It was a good call for the hard-working allrounder – fresh from a dominant Toyota Futures League summer for South Australia, and impressive Premier Cricket form.

Nielsen was ringing to let him know he had earned a full state contract with the Redbacks for 2018-19.

“I was actually on my way for a round of golf when Tim gave me a call, which was pretty good,” Robins said.

“I birdied the first hole, and double bogied the next four, so that turned sour pretty quick.”

It’s a free-flowing approach that Robins attributes as the reason why he has earned his first state contract, as someone who can enjoy himself on the field while working hard for the team.

“I prefer to see the game moving a bit,” he said.

“You always want to win games of cricket, but if you aren’t having fun, you’re probably not going to enjoy it as much anyway.”

Luke Robins highlights

A medium-fast bowler and attacking lower order batsman, Robins has had a season to remember.

He nabbed 31 wickets in just five matches in the Toyota Futures League, at an average of only 17.06, as well blasting 202 runs at an average of 25.25.

“It’s been an important part of my cricket, playing in the Futures League,” the 23-year-old said.

“The first time I played, Brad Haddin made hundreds in both innings (for ACT), so that was a bit of an eye opener. It’s a bit more of a reality check, it’s a bit harder than what grade cricket is.”

“It’s not overwhelming, but it certainly shows you how much you need to grow, and it’s certainly held me in good stead for this year.”

“I guess this year, it was very much a case of just trying to enjoy it, soaking up the contest, that sort of thing.”

It’s paid dividends for the Northern Territory product, who praised the ‘Top End’ system for the invaluable role it played in his development.

“I was really lucky, I got access to really good coaches… you get a lot of one on one coaching,” Robins said.

“You get to play cricket in June, which you don’t get to do anywhere else in Australia.”

“From a junior perspective, you just get great access to facilities, coaches, you’re playing all year around.

“So by the time you play Nationals, Under 17s, Under 19s, you finish them in January, you have two months off and then your season starts again, so it’s cricket all the time.”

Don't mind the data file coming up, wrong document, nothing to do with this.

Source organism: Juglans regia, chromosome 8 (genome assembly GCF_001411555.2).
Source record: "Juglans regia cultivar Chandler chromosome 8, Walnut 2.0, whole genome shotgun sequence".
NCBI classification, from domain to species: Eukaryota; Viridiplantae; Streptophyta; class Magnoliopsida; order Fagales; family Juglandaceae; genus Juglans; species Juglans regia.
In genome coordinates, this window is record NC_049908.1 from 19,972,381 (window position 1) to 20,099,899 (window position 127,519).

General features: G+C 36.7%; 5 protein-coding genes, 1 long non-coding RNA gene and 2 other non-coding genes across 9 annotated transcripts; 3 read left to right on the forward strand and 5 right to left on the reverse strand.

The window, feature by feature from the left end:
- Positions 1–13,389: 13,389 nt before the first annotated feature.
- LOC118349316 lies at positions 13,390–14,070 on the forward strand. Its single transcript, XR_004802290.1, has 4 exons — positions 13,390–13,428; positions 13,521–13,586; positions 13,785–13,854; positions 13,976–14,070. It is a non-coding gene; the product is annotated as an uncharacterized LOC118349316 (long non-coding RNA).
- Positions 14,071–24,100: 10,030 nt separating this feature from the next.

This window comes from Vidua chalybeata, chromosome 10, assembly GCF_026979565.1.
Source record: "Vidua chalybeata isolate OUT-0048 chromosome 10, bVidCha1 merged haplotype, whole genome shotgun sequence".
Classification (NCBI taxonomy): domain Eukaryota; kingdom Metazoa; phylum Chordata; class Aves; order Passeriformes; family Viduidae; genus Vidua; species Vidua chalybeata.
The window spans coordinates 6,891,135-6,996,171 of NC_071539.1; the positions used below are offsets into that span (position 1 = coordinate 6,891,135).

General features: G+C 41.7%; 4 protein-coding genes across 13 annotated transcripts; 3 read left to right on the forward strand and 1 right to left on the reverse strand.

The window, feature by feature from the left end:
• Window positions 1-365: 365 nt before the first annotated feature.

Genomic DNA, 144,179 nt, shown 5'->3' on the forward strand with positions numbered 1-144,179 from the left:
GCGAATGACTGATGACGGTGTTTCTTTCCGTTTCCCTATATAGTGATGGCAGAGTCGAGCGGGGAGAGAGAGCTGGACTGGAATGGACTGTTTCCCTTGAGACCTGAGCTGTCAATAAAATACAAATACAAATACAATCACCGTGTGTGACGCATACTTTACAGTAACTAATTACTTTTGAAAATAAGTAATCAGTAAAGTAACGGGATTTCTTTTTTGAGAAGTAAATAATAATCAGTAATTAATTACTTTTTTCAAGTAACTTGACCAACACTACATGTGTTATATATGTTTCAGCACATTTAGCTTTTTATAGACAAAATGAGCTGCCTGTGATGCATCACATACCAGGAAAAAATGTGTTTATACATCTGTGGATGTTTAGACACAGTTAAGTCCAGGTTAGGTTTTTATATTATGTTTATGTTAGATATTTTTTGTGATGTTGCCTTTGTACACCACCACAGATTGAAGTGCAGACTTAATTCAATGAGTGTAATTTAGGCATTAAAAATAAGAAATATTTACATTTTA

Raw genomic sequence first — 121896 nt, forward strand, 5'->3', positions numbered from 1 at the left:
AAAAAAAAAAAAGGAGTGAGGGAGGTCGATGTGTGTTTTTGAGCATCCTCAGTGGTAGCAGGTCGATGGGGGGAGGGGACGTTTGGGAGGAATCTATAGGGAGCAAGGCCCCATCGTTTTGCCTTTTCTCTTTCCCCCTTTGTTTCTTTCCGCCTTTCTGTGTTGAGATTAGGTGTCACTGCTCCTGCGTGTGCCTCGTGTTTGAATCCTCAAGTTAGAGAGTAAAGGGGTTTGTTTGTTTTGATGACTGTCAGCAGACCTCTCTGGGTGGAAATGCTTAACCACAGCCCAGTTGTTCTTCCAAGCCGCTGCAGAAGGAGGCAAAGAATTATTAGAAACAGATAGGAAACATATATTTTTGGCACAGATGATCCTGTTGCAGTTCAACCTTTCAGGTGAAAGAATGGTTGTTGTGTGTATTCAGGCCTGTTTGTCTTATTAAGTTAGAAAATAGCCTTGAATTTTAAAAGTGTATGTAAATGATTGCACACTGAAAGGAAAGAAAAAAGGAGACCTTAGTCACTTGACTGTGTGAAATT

This constant cricket has found Robins in and around the Cricket Australia system, including being part of the CA Chairman’s XI, against England in 2011.

He’s also had the opportunity to sub-field as Australia’s 12th man in the past four Adelaide Test matches, including last year’s Ashes Test.

“It’s something that a lot of people wouldn’t dream they would get to be able to do, and I’ve done it the last four games,” Robins said.

“The first one I did, against India, was the Test after Phillip Hughes passed away, so it was pretty special to be a part of that.

“It’s unreal (to play in front of Test match crowd), you spend the whole time pinching yourself. I do it with someone new every time, so to see the look on their faces, it’s awesome. You just look around, you see your mates, and the crowd go to this one Test once a year, I can’t imagine what it would be like to actually play in front of them.”

Getting to play in front of them is now a step closer to being within reach – with a contract possibly opening up opportunities in the JLT One-Day Cup or JLT Sheffield Shield.

Robins is adamant that he will do whatever it takes to contribute to the Redbacks in his debut season.

“Adelaide is pretty small, everyone knows everyone. The blokes in the Redbacks squad are top notch blokes, and it really is just one big family,” he said.

“I just try to be the best teammate possible, whether that be trying to have a crack (with the bat) and getting out, or bowling up-hill in the wind.”

“I learnt a little while ago that you have to be willing to do anything for the team.”